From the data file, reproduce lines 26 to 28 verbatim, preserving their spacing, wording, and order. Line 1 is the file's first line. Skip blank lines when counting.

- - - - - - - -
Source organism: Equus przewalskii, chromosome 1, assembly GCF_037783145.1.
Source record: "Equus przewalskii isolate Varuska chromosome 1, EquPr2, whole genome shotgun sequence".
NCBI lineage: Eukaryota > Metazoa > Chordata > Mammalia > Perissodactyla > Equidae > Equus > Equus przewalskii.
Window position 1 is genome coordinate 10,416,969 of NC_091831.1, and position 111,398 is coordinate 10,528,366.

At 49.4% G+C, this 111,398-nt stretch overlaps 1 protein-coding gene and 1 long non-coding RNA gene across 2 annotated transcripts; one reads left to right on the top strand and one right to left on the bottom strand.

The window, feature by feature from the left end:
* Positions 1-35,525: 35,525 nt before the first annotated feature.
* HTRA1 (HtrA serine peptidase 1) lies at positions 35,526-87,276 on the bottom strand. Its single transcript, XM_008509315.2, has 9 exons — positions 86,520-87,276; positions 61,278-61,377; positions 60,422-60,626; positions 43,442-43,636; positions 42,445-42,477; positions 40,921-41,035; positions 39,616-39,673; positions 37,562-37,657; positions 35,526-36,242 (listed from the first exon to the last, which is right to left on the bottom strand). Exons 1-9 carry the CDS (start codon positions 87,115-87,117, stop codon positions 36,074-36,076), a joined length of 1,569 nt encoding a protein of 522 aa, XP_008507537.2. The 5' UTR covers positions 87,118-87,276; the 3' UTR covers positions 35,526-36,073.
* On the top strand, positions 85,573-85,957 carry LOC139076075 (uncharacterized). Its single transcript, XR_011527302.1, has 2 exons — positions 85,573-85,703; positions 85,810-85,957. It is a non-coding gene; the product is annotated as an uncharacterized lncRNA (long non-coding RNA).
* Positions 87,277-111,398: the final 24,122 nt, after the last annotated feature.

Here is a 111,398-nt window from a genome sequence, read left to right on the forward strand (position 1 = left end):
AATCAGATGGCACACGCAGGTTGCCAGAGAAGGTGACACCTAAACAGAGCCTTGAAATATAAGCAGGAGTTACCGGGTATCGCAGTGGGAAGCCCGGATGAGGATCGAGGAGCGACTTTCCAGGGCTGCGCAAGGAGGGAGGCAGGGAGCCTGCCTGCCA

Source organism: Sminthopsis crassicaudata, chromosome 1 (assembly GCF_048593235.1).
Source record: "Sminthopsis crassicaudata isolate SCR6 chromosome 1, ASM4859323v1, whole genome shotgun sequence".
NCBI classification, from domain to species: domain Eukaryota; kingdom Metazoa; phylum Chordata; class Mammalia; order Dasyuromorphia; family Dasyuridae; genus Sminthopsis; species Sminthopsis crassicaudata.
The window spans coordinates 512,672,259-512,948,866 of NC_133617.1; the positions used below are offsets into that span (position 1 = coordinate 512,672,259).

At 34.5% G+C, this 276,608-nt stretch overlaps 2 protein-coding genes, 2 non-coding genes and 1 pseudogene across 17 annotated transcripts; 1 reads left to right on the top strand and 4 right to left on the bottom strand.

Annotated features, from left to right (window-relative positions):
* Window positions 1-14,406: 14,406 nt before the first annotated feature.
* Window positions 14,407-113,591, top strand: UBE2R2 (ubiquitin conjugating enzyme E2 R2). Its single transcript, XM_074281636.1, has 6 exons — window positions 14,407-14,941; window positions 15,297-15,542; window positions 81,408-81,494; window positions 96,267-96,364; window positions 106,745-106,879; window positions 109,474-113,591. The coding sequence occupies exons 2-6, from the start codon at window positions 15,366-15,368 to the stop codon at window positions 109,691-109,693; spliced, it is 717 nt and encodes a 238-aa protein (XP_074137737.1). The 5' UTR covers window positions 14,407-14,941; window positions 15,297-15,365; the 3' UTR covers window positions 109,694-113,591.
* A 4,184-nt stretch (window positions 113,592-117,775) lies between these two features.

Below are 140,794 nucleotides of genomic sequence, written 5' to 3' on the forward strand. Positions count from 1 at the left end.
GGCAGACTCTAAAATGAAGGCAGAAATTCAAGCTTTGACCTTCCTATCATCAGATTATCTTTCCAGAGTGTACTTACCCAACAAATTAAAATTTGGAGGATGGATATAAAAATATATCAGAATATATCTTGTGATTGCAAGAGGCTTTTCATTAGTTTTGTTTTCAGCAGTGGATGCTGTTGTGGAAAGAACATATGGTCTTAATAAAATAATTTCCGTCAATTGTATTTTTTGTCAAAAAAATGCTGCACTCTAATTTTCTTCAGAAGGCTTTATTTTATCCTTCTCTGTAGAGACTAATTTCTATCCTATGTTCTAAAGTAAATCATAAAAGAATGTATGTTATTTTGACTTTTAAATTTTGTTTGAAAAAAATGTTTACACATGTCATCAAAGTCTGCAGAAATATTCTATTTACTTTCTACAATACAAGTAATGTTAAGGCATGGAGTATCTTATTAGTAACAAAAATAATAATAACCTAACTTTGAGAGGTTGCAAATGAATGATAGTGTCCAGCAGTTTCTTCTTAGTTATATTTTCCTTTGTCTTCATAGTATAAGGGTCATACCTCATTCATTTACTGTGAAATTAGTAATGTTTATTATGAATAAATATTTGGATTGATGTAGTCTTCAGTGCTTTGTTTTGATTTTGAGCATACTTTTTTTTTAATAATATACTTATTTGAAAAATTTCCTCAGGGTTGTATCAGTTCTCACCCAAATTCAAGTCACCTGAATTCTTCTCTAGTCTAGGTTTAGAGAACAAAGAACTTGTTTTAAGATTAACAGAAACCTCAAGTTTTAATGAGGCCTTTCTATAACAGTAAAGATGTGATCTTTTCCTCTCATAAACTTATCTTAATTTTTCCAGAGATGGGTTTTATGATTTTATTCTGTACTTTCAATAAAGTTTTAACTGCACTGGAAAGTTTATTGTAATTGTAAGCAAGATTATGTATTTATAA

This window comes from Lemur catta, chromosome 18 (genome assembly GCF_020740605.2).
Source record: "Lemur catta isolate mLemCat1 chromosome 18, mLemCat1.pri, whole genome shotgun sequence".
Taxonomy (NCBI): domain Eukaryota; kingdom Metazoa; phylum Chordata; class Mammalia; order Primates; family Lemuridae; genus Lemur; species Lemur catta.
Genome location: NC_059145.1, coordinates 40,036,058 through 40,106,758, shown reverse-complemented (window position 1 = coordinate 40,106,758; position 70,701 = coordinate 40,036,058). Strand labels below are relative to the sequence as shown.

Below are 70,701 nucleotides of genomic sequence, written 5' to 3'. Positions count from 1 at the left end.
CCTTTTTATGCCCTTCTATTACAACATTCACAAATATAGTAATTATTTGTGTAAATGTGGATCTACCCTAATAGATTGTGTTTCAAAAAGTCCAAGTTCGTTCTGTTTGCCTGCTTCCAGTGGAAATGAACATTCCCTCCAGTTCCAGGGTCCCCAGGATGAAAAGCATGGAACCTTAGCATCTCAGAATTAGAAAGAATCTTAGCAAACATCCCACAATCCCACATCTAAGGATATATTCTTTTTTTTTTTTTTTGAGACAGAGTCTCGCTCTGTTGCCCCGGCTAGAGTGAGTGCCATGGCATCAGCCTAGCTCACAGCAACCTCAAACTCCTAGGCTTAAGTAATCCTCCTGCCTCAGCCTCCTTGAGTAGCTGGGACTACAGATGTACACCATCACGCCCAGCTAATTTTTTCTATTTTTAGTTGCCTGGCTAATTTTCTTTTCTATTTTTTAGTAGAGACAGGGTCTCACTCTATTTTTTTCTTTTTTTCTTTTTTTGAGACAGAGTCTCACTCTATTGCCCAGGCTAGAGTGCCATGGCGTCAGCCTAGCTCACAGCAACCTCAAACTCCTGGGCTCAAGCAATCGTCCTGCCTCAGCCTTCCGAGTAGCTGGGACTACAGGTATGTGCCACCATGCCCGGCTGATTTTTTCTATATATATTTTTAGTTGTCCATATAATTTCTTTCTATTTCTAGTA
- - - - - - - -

Taxonomy (NCBI): domain Eukaryota; kingdom Metazoa; phylum Chordata; class Mammalia; order Primates; family Lemuridae; genus Lemur; species Lemur catta.
Genome location: NC_059145.1, coordinates 40,036,058 through 40,106,758, shown reverse-complemented (window position 1 = coordinate 40,106,758; position 70,701 = coordinate 40,036,058). Strand labels below are relative to the sequence as shown.

Below are 70,701 nucleotides of genomic sequence, written 5' to 3'. Positions count from 1 at the left end.